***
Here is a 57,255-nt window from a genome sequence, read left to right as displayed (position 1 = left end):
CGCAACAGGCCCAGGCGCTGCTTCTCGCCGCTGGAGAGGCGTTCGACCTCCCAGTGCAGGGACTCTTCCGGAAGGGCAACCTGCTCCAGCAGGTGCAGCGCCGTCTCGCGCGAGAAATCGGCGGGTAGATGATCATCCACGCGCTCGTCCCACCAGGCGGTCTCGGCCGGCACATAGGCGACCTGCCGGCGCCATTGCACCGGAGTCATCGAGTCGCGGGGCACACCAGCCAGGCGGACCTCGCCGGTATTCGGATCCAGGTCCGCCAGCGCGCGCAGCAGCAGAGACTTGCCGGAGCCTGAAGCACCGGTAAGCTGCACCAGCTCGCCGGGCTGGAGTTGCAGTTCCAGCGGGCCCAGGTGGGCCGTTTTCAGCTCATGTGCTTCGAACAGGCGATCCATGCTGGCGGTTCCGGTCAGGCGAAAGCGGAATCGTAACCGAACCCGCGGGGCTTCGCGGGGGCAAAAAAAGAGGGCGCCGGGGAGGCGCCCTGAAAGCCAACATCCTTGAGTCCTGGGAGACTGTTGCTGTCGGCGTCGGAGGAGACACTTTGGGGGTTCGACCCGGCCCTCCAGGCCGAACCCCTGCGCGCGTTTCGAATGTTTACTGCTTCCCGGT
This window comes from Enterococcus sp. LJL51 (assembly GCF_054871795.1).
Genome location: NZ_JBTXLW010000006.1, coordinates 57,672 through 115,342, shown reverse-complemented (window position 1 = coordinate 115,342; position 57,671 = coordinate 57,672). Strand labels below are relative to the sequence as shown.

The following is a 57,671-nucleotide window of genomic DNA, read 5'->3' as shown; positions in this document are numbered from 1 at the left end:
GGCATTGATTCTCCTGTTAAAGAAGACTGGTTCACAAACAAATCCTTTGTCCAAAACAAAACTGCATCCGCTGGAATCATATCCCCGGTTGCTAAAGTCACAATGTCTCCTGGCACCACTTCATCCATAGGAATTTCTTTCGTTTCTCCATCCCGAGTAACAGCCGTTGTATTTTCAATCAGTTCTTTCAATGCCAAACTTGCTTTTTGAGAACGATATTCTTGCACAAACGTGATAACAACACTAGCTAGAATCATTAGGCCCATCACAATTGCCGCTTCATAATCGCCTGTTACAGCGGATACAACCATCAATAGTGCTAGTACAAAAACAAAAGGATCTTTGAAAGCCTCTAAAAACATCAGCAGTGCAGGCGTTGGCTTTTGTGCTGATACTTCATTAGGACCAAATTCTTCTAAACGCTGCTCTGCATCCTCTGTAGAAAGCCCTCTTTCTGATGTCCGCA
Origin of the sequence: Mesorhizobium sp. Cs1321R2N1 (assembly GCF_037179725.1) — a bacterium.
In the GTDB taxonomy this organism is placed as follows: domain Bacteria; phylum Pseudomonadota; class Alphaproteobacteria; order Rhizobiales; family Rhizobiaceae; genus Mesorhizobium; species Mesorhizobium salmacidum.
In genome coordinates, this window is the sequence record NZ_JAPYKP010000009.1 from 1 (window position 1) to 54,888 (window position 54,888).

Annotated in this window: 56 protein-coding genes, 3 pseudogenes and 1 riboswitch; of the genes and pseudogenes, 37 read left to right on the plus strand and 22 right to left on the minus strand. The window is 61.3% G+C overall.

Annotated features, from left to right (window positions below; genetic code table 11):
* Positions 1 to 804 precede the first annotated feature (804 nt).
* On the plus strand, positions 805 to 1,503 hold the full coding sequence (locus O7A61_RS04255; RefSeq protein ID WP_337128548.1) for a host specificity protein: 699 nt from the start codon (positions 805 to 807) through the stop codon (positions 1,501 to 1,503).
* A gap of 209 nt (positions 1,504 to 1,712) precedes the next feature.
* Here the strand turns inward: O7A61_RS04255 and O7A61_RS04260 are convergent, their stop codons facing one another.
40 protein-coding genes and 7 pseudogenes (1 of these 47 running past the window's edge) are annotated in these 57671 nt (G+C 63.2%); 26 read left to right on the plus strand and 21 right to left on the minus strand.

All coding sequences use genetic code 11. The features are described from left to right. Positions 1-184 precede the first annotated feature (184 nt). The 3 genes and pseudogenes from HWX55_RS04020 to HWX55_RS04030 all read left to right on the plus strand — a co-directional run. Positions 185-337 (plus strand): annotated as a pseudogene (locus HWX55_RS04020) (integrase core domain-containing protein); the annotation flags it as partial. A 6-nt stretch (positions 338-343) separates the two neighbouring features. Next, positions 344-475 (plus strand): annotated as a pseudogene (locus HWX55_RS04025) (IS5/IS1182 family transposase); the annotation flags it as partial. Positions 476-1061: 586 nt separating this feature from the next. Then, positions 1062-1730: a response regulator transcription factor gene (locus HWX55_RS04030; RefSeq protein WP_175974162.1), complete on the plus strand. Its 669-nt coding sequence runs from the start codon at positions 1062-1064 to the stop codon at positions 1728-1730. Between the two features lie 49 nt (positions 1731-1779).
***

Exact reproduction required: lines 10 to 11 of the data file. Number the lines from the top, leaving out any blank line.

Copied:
Annotated in this window: 56 protein-coding genes, 3 pseudogenes and 1 riboswitch; of the genes and pseudogenes, 37 read left to right on the plus strand and 22 right to left on the minus strand. The window is 61.3% G+C overall.

Annotated features, from left to right (window positions below; genetic code table 11):